Prius Personal Log  #212

July 28, 2005  -  August 2, 2005

Last Updated: Sat. 8/13/2005

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8-02-2005

Pointless?  No, there really is a point to the first Toyota & Lexus hybrids.  The SULEV emission rating is an undeniable benefit, unquestionably cleaner than the traditional version.  The MPG improvement is obviously less than from a hybrid configuration like that in Prius; nonetheless, there still is one.  But they weren't really the point.  Those of us that have been dealing with the anti-hybrid crowd for years know the reality of the situation. We are well aware of how some have attempted to thwart the success by insisting that a fast & powerful hybrid was impossible, that the system couldn't support a burden that hefty.  These particular hybrids have undeniably squashed those attempts to intentionally create a misconception.  Now, they can't say squat.  That opens up the door for mass-acceptance.  In fact, it draws so much attention that some may buy a hybrid sooner than they otherwise would have... simply because their attention was captured sooner.  See the point?

8-02-2005

EPA Tests Not Revised.  It's official.  They aren't going to update the testing methods for the EPA estimates of MPG.  The same old nonsense is going to be allowed to continue.  Don't you just love politics?  All that we'll get, despite all the attention to the problems with the current method, is just a new calculation.  That's it.  Those estimates extraordinarily misleading, at best.  No vehicle in the north using winter-formula fuel while driving 70 MPH when the temperature is 20F degrees out is going to get even remotely close to the "highway" rating.  And the "city" rating, forget it.  The differences in hybrid types make that already confusing driving category even worse.  As for measuring without the A/C running, since when is that a true depiction of the way people actually drive in the Summer?  It's a sad reality that those very uninformative numbers will still be used for years to come.  I wonder what kind of effect that will have on hybrids.  Hmm?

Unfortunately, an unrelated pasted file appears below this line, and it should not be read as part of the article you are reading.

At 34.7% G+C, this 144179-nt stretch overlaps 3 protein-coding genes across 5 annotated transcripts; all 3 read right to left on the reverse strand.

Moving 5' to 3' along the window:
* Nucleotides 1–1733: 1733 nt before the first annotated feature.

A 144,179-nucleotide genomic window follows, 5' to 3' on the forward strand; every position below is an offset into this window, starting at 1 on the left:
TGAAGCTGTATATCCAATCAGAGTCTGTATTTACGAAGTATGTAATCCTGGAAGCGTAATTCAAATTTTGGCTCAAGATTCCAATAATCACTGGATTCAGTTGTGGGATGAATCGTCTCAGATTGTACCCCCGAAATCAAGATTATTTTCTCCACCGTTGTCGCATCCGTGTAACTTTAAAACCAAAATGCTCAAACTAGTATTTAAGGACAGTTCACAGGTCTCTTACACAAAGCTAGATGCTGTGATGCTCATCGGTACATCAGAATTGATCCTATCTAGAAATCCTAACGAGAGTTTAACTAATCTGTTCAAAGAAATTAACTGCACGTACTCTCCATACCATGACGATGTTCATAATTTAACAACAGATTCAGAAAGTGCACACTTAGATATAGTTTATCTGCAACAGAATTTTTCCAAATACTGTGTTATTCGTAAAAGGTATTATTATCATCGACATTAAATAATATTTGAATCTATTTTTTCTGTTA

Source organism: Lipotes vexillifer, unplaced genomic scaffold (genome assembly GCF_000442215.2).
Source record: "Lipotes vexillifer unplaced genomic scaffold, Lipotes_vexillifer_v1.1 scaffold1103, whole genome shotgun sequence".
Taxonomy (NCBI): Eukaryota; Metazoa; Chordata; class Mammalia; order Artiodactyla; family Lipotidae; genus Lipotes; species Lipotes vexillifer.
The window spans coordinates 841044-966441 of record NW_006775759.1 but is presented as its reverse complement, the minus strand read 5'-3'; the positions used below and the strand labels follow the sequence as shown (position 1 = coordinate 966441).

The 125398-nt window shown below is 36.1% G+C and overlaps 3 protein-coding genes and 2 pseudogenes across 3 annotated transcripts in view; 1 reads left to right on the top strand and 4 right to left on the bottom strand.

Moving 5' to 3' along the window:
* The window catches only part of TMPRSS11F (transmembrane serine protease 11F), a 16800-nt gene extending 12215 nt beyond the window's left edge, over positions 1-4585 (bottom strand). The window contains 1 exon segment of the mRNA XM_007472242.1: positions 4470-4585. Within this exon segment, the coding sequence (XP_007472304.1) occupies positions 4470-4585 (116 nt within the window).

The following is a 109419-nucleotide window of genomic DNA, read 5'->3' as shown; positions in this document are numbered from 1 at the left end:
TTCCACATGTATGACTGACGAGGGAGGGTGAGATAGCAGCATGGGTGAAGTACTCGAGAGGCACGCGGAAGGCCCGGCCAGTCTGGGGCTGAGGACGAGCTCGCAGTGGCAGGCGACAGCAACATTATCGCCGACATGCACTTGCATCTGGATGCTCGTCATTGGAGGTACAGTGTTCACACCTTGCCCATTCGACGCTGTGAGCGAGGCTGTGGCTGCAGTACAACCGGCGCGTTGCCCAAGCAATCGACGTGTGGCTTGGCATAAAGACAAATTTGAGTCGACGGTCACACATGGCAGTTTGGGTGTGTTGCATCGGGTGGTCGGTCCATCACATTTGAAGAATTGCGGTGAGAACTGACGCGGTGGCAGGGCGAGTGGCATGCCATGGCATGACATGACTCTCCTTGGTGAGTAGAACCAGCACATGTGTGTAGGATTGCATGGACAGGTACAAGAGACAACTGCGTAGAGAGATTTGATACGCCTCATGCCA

8-01-2005

Adding Complexity.  Why are some automakers continuing to add complexity?  The next transmission from Honda is suppose to be an "automated manual" 6-speed.  It is obviously an improved over the current automatic transmission, with respect to efficiency.  But those desiring the feedback a manual transmission won't find it appealing.  It's electronic.  That means there will probably not be a clutch or any linkage to manually control.  It will likely just be a button on the steering-wheel.  Of course, I don't care.  In fact, I think that is absolutely hysterical.  Countless anti-hybrid people have made claims that Prius operation is far more complicated than a traditional transmission.  This widens the gap, making the simplicity of the PSD (which doesn't have any gears) even easier to understand and more difficult to deny.  Sweet!